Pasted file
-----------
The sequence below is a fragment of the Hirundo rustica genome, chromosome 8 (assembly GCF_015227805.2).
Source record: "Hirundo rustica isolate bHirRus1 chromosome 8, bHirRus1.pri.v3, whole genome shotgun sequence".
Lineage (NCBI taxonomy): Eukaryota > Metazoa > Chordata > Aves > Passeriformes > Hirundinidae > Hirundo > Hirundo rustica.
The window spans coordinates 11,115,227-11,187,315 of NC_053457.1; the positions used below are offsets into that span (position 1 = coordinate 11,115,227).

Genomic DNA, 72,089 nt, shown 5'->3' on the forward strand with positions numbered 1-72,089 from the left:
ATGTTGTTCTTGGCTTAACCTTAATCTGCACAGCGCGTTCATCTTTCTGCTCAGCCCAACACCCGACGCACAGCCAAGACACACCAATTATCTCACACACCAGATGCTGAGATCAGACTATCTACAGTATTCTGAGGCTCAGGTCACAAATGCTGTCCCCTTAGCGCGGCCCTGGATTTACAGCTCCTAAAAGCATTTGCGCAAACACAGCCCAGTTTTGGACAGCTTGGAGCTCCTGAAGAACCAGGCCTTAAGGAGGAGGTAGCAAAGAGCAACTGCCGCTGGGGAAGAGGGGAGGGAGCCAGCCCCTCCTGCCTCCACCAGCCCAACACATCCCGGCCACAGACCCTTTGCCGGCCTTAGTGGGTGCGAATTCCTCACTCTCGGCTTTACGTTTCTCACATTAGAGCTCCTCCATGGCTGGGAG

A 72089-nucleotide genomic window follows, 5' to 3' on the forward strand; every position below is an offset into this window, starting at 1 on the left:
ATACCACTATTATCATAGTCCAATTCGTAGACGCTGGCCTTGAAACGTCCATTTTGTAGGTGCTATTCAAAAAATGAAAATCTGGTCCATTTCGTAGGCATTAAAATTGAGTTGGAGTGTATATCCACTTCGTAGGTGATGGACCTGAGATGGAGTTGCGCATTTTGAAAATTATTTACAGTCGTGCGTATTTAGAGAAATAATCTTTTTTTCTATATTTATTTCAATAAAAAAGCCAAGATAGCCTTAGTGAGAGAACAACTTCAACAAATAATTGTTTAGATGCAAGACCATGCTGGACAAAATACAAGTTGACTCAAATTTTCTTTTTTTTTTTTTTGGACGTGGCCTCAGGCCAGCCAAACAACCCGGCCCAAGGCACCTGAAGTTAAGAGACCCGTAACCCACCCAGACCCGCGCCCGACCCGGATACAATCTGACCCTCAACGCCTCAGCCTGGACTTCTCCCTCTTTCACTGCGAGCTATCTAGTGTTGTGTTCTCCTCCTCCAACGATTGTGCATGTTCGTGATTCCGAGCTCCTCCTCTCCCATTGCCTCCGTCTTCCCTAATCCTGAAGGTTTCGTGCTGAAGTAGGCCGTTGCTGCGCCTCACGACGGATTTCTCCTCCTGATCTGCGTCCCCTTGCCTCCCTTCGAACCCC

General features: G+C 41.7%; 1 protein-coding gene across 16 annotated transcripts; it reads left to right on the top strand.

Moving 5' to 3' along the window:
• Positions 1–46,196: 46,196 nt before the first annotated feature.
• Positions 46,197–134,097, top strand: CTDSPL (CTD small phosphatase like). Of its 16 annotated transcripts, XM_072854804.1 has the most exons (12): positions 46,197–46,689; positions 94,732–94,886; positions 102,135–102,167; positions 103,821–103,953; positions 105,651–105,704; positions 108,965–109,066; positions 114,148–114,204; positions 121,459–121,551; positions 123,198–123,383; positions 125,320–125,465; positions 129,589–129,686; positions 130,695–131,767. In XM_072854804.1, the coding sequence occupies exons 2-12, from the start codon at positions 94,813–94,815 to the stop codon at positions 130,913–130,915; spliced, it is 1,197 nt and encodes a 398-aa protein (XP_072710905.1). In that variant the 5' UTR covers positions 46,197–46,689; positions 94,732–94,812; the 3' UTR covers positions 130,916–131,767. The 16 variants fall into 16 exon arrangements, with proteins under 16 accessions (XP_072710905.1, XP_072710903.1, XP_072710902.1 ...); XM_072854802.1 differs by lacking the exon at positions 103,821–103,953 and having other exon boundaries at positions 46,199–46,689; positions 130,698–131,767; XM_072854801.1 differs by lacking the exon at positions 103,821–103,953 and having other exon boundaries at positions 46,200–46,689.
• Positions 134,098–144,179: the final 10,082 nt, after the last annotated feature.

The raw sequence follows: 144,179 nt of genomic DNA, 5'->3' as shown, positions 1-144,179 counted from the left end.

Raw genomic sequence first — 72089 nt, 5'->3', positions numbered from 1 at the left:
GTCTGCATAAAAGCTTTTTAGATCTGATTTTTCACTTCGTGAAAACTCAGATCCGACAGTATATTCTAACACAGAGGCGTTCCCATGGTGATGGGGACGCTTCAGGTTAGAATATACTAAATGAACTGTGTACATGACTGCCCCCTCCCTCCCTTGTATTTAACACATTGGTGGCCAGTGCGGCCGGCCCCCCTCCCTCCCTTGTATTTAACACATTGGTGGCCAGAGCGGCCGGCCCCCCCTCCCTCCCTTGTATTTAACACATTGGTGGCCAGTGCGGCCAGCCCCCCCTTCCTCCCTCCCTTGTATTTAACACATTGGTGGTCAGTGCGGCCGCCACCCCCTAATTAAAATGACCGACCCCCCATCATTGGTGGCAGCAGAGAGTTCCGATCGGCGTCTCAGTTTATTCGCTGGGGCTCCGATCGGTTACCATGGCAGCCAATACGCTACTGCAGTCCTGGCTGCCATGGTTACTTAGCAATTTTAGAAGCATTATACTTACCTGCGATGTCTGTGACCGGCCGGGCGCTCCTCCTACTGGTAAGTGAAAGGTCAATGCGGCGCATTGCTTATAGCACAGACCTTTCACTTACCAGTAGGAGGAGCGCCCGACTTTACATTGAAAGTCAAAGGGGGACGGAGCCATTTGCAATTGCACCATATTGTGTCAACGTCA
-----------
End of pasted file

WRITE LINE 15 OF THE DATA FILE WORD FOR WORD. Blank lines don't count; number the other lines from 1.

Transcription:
Raw genomic sequence first — 72089 nt, 5'->3', positions numbered from 1 at the left: